Lessons in a dance studio are not enough to become proficient at salsa. I learned this back in Washington, DC circa 2006.
You need to practice, at least once a week, and preferably more in the beginning. So with that attitude in mind, I am being more proactive than ever.
Last Tuesday, after my second lesson of the week, I invited Marloes, my Dutch classmate, to El Eslabon Prendido for some salsa practice.
We headed there by taxi around 9:30 pm, and before we even entered the bar, ran into Guiomar, her friend, a French couchsurfer, and Adriaan. I made sure to introduce Marloes to Adriaan, as they both hail from the Netherlands.
Once inside, we all sat together, along with 2 more Dutch women who were friends of Adriaan (actually, one of them is a new intern for Colombia Reports).
And it wasn’t long before I asked Marloes to dance. After all, we had a few new moves to practice from class. It eventually became more crowded, and the dancing more difficult.
I have dubbed it “an extreme salsa learning environment” because the stronger couples tend to take up more space, and unintentionally end up bullying around the less skilled couples.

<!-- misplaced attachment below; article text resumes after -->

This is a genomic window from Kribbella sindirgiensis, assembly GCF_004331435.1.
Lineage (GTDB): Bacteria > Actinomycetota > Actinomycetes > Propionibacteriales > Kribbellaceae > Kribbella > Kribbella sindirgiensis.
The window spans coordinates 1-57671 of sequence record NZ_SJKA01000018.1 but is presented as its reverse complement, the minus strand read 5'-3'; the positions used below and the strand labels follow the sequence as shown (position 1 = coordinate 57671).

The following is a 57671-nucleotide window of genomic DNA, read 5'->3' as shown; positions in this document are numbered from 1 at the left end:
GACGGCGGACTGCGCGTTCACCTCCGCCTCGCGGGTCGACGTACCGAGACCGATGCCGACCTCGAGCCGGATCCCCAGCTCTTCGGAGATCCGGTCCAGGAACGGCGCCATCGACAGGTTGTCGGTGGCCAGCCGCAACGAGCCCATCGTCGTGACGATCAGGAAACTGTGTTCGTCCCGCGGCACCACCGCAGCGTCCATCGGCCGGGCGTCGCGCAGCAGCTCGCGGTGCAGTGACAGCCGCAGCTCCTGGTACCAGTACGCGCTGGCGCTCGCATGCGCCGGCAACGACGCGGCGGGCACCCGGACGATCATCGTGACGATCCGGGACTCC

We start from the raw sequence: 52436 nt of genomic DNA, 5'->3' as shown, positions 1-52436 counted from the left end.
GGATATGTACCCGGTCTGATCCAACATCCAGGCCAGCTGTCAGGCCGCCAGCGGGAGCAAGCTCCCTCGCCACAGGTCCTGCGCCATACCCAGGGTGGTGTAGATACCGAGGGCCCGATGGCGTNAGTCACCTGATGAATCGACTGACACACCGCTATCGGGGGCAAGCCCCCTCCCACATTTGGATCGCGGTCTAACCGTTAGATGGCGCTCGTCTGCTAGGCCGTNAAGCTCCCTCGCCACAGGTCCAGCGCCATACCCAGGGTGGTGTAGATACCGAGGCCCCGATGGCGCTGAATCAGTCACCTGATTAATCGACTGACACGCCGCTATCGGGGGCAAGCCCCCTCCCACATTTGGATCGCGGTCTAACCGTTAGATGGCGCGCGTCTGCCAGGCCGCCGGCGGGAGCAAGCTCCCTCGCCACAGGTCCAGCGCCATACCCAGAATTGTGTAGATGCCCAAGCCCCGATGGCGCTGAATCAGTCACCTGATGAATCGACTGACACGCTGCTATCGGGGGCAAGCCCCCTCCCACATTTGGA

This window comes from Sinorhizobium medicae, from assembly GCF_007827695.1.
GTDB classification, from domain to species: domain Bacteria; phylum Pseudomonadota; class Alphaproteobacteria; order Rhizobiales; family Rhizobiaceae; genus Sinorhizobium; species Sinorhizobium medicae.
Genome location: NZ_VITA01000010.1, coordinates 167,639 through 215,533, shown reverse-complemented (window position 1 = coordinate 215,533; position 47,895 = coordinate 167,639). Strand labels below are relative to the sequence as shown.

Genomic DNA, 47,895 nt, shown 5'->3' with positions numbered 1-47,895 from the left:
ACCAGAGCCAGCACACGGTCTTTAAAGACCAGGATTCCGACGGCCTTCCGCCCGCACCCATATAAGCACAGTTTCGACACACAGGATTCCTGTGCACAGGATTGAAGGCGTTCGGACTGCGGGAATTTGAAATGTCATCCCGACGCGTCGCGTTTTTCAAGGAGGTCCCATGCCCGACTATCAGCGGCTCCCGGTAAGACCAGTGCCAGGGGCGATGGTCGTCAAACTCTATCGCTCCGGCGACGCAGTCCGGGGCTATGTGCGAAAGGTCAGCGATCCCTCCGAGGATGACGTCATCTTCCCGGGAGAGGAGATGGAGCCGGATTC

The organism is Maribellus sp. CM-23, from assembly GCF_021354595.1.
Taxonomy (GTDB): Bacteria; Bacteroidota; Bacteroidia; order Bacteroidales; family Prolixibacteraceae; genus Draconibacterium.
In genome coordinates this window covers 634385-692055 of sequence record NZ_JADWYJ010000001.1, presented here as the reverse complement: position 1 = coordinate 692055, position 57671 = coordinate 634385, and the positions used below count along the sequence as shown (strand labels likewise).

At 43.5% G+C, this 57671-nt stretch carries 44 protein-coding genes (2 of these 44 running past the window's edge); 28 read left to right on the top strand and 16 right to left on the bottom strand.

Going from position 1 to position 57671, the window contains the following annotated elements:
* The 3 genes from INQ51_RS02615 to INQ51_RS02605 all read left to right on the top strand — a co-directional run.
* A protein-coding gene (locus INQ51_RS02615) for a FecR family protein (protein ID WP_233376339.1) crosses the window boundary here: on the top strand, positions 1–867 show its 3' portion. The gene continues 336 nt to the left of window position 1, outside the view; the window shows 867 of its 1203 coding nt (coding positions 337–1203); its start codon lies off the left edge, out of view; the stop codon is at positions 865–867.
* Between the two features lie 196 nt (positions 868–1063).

Women’s long hair would whip me in the face as they spun around in a frenzy to the faster rhythms. But it’s all in good fun.
My last dance was with a Colombian woman who was leading me in a dance that resembled nothing I could identify with. It was really awkward, but I waited out the song to the gregarious laughs of Guiomar who was dancing next to us.
Thursday night, I joined Martin and an American girl, Laura, from his Spanish class near Estadio for more dancing. Laura had invited her Colombian friend, who also brought a friend, and a New Zealand guy new to town.
This created a perfect male to female ratio, which is an important logistical concern with salsa dancing. No one wants to be on the sidelines!
We stopped into Tibiri but it was empty, so we walked a ways further and ducked into a different bar, though it was empty too.
We got a table, and with the dance floor to ourselves…danced! It was a nice change to have an empty bar and dance floor on which to practice. No worries about people watching you or getting in your way.
Eventually the DJ switched to reggaeton, and we made our exit, returning to Tibiri to find more people had arrived, including a group of couchsurfers Martin had invited. More dancing with new people in smaller, though still not very crowded, Tibiri.
Before catching a cab back to Envigado with Martin, I was sure to chomp on a greasy, late night arepa con queso (with a little sweetened, condensed milk on top). Yum.